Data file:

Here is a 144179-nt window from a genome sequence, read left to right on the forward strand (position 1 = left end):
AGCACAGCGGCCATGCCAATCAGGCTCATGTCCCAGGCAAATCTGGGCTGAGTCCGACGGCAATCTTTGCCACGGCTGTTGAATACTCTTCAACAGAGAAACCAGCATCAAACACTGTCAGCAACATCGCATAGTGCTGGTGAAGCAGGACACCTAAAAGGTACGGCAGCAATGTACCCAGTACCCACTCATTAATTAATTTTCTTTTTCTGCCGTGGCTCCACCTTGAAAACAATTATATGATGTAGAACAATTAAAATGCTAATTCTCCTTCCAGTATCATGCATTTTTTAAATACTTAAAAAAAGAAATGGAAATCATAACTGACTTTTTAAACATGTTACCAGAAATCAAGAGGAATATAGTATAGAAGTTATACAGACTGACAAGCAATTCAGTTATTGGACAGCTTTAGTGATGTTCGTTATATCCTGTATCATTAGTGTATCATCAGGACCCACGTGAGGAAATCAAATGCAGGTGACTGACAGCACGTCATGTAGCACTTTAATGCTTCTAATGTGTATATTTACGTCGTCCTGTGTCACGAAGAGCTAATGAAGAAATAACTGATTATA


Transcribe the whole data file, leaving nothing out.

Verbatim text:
Here is a 144179-nt window from a genome sequence, read left to right on the forward strand (position 1 = left end):
AGCACAGCGGCCATGCCAATCAGGCTCATGTCCCAGGCAAATCTGGGCTGAGTCCGACGGCAATCTTTGCCACGGCTGTTGAATACTCTTCAACAGAGAAACCAGCATCAAACACTGTCAGCAACATCGCATAGTGCTGGTGAAGCAGGACACCTAAAAGGTACGGCAGCAATGTACCCAGTACCCACTCATTAATTAATTTTCTTTTTCTGCCGTGGCTCCACCTTGAAAACAATTATATGATGTAGAACAATTAAAATGCTAATTCTCCTTCCAGTATCATGCATTTTTTAAATACTTAAAAAAAGAAATGGAAATCATAACTGACTTTTTAAACATGTTACCAGAAATCAAGAGGAATATAGTATAGAAGTTATACAGACTGACAAGCAATTCAGTTATTGGACAGCTTTAGTGATGTTCGTTATATCCTGTATCATTAGTGTATCATCAGGACCCACGTGAGGAAATCAAATGCAGGTGACTGACAGCACGTCATGTAGCACTTTAATGCTTCTAATGTGTATATTTACGTCGTCCTGTGTCACGAAGAGCTAATGAAGAAATAACTGATTATA